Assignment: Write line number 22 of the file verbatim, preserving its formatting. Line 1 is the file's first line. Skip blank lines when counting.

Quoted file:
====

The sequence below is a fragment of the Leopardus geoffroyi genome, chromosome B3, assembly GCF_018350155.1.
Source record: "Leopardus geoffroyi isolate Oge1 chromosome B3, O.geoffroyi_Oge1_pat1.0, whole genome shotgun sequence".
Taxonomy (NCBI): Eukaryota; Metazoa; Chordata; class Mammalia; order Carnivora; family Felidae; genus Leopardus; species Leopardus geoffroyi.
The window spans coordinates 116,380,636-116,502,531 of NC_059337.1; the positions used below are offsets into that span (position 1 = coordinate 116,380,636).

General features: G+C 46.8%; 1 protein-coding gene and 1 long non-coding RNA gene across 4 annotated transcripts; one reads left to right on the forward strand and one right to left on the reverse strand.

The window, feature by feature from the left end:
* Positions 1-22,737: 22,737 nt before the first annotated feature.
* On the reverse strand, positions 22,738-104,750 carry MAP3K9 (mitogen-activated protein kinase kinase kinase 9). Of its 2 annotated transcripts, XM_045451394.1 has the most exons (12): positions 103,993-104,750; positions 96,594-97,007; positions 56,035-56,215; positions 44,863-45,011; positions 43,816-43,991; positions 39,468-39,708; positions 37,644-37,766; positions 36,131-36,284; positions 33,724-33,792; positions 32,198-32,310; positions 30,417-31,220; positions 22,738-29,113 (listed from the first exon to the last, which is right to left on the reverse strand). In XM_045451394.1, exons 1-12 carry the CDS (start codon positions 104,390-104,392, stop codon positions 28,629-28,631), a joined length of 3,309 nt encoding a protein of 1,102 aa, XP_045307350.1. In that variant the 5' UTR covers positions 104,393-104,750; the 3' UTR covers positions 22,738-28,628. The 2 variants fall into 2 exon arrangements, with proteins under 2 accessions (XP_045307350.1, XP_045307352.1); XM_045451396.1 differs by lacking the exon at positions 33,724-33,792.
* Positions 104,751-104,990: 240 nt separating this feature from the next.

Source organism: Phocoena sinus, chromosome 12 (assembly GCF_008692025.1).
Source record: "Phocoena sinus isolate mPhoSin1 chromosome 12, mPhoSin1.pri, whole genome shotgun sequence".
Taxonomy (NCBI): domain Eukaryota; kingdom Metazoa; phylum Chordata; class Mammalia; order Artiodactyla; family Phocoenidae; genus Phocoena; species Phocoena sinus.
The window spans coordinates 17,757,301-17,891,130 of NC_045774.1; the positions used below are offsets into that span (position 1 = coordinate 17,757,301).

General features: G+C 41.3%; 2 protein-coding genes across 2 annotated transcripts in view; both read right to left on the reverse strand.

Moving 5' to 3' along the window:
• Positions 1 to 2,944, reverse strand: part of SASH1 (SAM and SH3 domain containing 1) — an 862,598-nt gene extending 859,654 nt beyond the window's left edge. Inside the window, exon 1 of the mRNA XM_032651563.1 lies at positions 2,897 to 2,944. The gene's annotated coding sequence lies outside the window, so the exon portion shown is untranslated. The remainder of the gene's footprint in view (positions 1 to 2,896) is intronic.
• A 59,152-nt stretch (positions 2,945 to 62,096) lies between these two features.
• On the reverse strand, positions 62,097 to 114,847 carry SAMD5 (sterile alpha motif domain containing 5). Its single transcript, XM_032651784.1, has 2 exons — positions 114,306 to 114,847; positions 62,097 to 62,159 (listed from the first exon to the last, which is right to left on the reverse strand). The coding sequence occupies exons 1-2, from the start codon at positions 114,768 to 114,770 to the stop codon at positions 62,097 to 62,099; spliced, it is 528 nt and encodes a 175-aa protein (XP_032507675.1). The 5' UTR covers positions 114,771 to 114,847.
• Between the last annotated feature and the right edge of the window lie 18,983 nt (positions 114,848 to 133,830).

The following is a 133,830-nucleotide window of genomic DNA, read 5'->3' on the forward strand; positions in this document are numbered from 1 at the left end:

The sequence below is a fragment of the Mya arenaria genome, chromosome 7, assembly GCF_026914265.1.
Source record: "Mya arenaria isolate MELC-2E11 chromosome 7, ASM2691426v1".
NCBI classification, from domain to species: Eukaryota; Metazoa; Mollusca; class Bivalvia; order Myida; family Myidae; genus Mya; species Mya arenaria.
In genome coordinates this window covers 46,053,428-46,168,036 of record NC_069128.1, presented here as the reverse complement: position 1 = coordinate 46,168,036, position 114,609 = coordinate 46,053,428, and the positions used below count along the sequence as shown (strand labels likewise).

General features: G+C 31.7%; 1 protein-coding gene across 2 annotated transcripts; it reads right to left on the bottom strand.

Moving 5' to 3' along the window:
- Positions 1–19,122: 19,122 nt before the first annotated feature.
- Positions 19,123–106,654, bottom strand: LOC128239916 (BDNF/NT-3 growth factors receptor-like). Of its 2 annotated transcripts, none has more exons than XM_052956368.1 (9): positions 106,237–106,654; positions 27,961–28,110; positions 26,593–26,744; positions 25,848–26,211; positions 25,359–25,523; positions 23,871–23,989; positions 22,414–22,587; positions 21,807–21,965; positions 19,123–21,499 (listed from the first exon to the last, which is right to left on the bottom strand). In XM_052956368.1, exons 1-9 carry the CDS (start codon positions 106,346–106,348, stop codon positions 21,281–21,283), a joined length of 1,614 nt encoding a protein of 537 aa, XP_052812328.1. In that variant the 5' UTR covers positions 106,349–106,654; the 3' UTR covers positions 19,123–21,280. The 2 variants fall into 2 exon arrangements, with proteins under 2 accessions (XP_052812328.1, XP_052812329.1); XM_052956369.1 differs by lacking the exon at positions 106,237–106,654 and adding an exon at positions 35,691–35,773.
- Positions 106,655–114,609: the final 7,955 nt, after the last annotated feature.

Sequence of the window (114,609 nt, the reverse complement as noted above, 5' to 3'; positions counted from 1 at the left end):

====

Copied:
Source record: "Mya arenaria isolate MELC-2E11 chromosome 7, ASM2691426v1".